Win Your Day!
Ever since Zach Buchanan started covering the Diamondbacks for “The Athletic” I have been a subscriber. I pay an average of $5/month for great sports journalism. There are no ads and no “clickbait”; the site is incredibly clean and easy to read. The writing is wonderful…if you miss the sports pages of old or “Sports Illustrated” magazine the way it used to be before the internet, you will love reading “The Athletic”. Zach Buchanan does a tremendous job covering my favorite baseball team, and every now and then he writes an interesting story about something out of the ordinary.
(The following is excerpted with permission from “The Athletic’s” Zach Buchanan’s 11/26/19 article “Win Your Day! How one baseball writer accidentally became a personal-development guru”)
The email hits your inbox every weekday morning and it always starts with a quote.
Perhaps you’ll hear from Harry Potter author J.K. Rowling or Olympic skier Lindsey Vonn. Maybe the words will belong to an older voice: Groucho Marx or Benjamin Disraeli, the Greek philosopher Epictetus or the Buddha himself. It’s always someone notable, an endless Murderer’s Row of the wise, famous and successful. But you don’t read the email for those people.
You’re here for what comes next, and it’s not much, at least quantitatively. A few sentences or a few paragraphs. It could be a reminder to not work yourself to death, or a musing about how change can be a good thing if you choose to view it that way. Sometimes it’s a challenge to take 10 minutes every night to reflect on the good things that happened that day. And at the end, the same charge: “Win Your Day!”
Almost 1,800 people receive this email, and they’re hoping to hear these words. Many are regular folks in need of the daily encouragement, but several are notable figures in their own right. Cardinals star Paul Goldschmidt is a subscriber, as is former Pirates manager Clint Hurdle. Several others around baseball including Nationals outfielder Adam Eaton and Padres catcher Austin Hedges receive it, too. So does best-selling author Jon Gordon, who authors a similar, weekly email that boasts 145,000 recipients. All of them check their inboxes every morning to hear from Steve Gilbert.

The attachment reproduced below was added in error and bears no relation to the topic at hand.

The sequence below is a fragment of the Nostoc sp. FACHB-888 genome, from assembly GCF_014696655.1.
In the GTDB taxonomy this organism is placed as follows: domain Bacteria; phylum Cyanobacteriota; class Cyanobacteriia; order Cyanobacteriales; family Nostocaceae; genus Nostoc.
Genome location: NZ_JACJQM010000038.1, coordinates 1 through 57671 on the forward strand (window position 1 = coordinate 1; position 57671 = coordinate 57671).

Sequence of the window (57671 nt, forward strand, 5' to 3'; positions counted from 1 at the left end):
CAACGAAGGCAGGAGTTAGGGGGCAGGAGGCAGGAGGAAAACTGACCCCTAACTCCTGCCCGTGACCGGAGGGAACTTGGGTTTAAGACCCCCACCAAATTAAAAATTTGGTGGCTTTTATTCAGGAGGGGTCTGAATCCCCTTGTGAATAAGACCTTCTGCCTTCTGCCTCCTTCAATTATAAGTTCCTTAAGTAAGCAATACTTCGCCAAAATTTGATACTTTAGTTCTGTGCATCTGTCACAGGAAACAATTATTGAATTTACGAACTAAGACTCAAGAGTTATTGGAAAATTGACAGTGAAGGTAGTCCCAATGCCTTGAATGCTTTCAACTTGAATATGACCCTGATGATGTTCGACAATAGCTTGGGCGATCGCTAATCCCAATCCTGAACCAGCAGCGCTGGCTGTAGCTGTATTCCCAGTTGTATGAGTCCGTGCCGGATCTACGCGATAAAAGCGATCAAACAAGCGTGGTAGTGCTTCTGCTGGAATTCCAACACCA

But Gilbert is no professional life coach. Unlike the luminaries he quotes, he’s relatively anonymous. He is a baseball writer who covers the Diamondbacks for MLB.com. Six years ago, he sent his first email to a list of 33 friends, hoping to brighten their day. Now, strangers send him thankful messages for the positivity he puts in their lives. Ballplayers ask him to lunch in order to talk through the grind of a long and frustrating season. Sales and marketing executives invite him to speak to their employees.
Gilbert, 50, is surprised so many people find his thoughts useful. Even though his email would be pointless if it didn’t help people, he’s still getting used to the fact that it does. This type of influence was never his goal. He’s become a guru by accident.
“It’s weird, they see my name in an email and they expect it to be somebody different,” Gilbert says. “I’ll get an email from somebody going, ‘I know you probably get so many emails that you have a whole staff to take care of this, but …’ No, it’s just me sitting at my desk in the morning with a cup of coffee going, ‘What am I going to say today?’”
It all began with a 2013 Facebook post where Gilbert put the concept to his friends. If anyone wanted a positive message, they could add their name to his list. His first round of sign-ups comprised 33 people. At the time, that seemed like a horde.
“I was like, ‘Wow, 33 people!’” Gilbert says. “I don’t know what I was expecting, but I was like, ‘Thirty-three people, that’s a lot.’”
Agent and former pitcher Mike Milchin was added to the list by a client — then-Diamondbacks outfielder Cody Ross called him to say he’d signed him up for some “great stuff.” Milchin quickly became a devoted Win-Your-Dayer and has pulled similar subscribe-first-ask-later moves on others he thinks could use the daily pick-me-up. Goldschmidt was an early adopter after having formed a close relationship with Gilbert his first couple years in the majors, and he also has passed it along to teammates and friends. Hedges, whose introduction to Win Your Day remains a mystery to Gilbert, evangelized it to Padres outfielder Travis Jankowski. Now, Jankowski and Gilbert try to get lunch whenever the Diamondbacks and Padres play.